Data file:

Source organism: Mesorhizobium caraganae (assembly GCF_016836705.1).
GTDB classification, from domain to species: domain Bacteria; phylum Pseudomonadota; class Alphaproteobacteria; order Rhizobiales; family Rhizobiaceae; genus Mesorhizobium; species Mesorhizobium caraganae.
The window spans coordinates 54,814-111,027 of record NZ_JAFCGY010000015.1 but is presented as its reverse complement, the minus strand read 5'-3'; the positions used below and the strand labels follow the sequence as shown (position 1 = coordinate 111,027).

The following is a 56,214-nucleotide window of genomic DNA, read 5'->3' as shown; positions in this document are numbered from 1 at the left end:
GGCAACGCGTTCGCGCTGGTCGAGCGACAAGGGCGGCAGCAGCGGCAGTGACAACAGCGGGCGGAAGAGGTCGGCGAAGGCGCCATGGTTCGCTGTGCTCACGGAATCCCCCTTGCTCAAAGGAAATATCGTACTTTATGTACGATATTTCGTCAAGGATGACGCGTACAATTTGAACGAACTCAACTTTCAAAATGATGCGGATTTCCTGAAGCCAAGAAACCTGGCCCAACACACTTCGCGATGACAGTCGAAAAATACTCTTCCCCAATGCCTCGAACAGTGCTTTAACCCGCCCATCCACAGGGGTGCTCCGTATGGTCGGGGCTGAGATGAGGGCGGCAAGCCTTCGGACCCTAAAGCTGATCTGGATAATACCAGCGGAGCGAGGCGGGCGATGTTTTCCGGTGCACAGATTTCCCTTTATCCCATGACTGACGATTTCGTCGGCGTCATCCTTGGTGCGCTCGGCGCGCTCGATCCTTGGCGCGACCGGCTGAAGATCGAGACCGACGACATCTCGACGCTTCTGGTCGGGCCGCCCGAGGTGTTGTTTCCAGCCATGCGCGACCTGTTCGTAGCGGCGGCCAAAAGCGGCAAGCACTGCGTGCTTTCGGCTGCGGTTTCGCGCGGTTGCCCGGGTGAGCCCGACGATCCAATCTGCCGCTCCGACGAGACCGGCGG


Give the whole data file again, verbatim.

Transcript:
Source organism: Mesorhizobium caraganae (assembly GCF_016836705.1).
GTDB classification, from domain to species: domain Bacteria; phylum Pseudomonadota; class Alphaproteobacteria; order Rhizobiales; family Rhizobiaceae; genus Mesorhizobium; species Mesorhizobium caraganae.
The window spans coordinates 54,814-111,027 of record NZ_JAFCGY010000015.1 but is presented as its reverse complement, the minus strand read 5'-3'; the positions used below and the strand labels follow the sequence as shown (position 1 = coordinate 111,027).

The following is a 56,214-nucleotide window of genomic DNA, read 5'->3' as shown; positions in this document are numbered from 1 at the left end:
GGCAACGCGTTCGCGCTGGTCGAGCGACAAGGGCGGCAGCAGCGGCAGTGACAACAGCGGGCGGAAGAGGTCGGCGAAGGCGCCATGGTTCGCTGTGCTCACGGAATCCCCCTTGCTCAAAGGAAATATCGTACTTTATGTACGATATTTCGTCAAGGATGACGCGTACAATTTGAACGAACTCAACTTTCAAAATGATGCGGATTTCCTGAAGCCAAGAAACCTGGCCCAACACACTTCGCGATGACAGTCGAAAAATACTCTTCCCCAATGCCTCGAACAGTGCTTTAACCCGCCCATCCACAGGGGTGCTCCGTATGGTCGGGGCTGAGATGAGGGCGGCAAGCCTTCGGACCCTAAAGCTGATCTGGATAATACCAGCGGAGCGAGGCGGGCGATGTTTTCCGGTGCACAGATTTCCCTTTATCCCATGACTGACGATTTCGTCGGCGTCATCCTTGGTGCGCTCGGCGCGCTCGATCCTTGGCGCGACCGGCTGAAGATCGAGACCGACGACATCTCGACGCTTCTGGTCGGGCCGCCCGAGGTGTTGTTTCCAGCCATGCGCGACCTGTTCGTAGCGGCGGCCAAAAGCGGCAAGCACTGCGTGCTTTCGGCTGCGGTTTCGCGCGGTTGCCCGGGTGAGCCCGACGATCCAATCTGCCGCTCCGACGAGACCGGCGG